The AASM has suggestions leading to March 10 to help transition from standard time to daylight saving:

  • Get at least seven hours of sleep per night before and after the time change.
  • Gradually adjust your sleep and wake times, shifting your bedtime 15 to 20 minutes earlier each night for a few nights before the time change.
  • Adjust daily routines, such as meal times, to match your new schedule prior to the time change.
  • Set your clocks to the new time on Saturday evening and go to bed at your normal bedtime.
  • Go outside for some sunlight on Sunday morning and dim the lights in the evening.
  • Adjusting your exposure to light and darkness will help set your body clock, which regulates the timing of sleep and alertness.
  • Get plenty of sleep on Sunday night.

The time change is also a good time to think of safety measures around the house. Studies show three of every home fire deaths occur in dwellings with no smoke alarms. Now is a good time to assess whether your home has adequate alarms. You should install or check carbon monoxide detectors.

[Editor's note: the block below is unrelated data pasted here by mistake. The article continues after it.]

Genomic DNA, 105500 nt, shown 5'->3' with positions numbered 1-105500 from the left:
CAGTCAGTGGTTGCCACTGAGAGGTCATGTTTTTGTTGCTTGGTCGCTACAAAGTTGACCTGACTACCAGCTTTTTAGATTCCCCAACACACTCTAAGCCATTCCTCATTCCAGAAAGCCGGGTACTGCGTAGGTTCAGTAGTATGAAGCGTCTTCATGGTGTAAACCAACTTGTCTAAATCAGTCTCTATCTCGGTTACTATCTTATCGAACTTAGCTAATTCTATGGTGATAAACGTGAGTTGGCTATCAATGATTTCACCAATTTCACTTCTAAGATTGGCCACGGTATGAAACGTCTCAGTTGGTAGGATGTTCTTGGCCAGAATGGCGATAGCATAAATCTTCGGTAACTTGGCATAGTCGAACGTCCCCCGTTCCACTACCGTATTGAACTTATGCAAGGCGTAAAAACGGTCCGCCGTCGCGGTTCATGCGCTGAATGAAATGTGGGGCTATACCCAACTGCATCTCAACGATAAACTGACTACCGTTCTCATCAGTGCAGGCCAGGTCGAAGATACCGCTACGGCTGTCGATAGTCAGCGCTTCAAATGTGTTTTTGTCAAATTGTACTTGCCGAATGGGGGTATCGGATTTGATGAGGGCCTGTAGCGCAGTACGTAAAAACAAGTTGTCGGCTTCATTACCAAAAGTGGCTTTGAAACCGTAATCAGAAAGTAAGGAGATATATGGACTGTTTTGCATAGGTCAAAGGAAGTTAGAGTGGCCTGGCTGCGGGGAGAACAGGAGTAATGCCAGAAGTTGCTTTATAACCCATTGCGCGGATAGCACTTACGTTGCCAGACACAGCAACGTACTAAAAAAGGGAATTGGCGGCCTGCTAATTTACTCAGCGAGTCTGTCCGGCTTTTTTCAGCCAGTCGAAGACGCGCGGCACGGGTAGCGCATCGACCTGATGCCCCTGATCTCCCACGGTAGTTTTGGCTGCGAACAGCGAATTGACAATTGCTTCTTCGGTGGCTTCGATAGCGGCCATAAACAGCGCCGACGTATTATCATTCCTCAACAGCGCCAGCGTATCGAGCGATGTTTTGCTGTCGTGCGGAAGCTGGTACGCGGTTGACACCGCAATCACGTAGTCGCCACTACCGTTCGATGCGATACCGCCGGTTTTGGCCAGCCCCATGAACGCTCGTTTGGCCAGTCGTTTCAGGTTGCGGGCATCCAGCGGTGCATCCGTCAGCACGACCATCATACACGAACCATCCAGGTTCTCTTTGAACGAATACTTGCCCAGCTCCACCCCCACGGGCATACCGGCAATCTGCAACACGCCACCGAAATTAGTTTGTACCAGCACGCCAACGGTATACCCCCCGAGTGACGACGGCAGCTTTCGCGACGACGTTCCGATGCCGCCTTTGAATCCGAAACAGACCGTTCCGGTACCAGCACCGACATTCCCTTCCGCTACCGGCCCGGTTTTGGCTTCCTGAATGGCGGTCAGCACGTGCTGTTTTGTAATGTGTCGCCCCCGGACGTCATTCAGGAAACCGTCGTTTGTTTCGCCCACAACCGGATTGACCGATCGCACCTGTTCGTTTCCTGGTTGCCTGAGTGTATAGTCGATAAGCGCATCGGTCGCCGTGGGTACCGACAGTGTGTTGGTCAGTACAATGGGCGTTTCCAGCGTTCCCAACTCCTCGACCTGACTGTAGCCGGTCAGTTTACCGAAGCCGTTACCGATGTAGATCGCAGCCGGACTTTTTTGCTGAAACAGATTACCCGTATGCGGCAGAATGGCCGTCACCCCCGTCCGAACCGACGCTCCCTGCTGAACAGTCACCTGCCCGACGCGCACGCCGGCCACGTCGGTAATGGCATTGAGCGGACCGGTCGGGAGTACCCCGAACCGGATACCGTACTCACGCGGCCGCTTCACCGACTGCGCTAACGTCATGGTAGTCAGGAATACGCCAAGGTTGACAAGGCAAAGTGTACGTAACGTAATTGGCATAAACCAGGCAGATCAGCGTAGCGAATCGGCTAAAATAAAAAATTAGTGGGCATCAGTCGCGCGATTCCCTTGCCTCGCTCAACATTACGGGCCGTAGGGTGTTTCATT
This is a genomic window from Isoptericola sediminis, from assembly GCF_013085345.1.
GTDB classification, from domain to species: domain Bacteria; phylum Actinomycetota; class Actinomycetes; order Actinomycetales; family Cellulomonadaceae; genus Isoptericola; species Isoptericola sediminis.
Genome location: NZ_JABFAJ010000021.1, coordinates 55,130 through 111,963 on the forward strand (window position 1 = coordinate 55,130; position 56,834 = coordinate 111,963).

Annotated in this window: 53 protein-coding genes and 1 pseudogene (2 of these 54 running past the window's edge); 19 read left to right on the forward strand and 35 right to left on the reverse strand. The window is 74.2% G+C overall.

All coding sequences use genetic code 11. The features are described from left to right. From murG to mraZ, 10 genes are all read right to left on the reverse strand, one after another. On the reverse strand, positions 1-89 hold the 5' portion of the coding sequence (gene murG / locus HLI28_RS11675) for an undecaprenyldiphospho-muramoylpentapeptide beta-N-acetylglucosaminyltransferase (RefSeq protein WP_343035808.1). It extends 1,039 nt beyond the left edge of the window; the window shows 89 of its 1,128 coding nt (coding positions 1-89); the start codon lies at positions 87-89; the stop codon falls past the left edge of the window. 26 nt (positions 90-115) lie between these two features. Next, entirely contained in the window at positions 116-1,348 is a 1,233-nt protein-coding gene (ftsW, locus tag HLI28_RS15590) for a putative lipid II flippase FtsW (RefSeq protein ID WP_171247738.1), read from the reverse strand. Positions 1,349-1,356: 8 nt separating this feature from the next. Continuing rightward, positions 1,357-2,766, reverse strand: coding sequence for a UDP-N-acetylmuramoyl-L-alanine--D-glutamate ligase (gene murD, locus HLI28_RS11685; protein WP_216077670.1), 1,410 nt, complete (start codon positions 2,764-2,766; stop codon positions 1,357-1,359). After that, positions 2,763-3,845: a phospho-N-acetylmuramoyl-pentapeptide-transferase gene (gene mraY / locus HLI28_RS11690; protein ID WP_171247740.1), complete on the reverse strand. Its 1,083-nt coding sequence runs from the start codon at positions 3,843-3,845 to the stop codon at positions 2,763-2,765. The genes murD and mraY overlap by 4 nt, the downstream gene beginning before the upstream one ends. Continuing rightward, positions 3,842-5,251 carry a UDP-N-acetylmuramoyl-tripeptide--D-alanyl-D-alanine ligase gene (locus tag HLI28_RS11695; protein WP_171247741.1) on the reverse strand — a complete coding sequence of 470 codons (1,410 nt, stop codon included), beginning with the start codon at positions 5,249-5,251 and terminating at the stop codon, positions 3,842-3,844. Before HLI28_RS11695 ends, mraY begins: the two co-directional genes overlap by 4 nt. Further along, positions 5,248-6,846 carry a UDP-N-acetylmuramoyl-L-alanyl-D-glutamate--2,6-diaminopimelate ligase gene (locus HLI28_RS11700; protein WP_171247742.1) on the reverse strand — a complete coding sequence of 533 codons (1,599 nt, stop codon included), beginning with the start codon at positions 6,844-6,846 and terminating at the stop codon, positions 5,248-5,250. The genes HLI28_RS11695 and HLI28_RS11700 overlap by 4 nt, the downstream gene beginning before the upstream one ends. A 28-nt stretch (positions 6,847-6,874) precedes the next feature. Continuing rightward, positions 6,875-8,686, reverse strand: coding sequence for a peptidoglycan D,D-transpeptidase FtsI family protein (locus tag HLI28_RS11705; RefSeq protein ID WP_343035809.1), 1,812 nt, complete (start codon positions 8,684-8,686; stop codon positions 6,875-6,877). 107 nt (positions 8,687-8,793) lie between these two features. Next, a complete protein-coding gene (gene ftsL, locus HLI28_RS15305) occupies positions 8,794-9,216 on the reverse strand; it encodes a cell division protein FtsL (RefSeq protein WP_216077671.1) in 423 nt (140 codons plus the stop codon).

We are here to help.

We all have a part to play when it comes to safety. However, accidents can happen no matter how well you prepare.

If you or a family member have been injured due to the negligence of others, the experienced team of personal injury lawyers at Gluckstein Lawyers can help you get the financial help you deserve.

You may be entitled to damages for pain and suffering, loss of earnings, past and future loss of income and out-of-pocket expenses not covered by your insurance company. Contact us today. Your initial meeting is free and without obligation on your part. We will never charge legal fees until your claim is settled.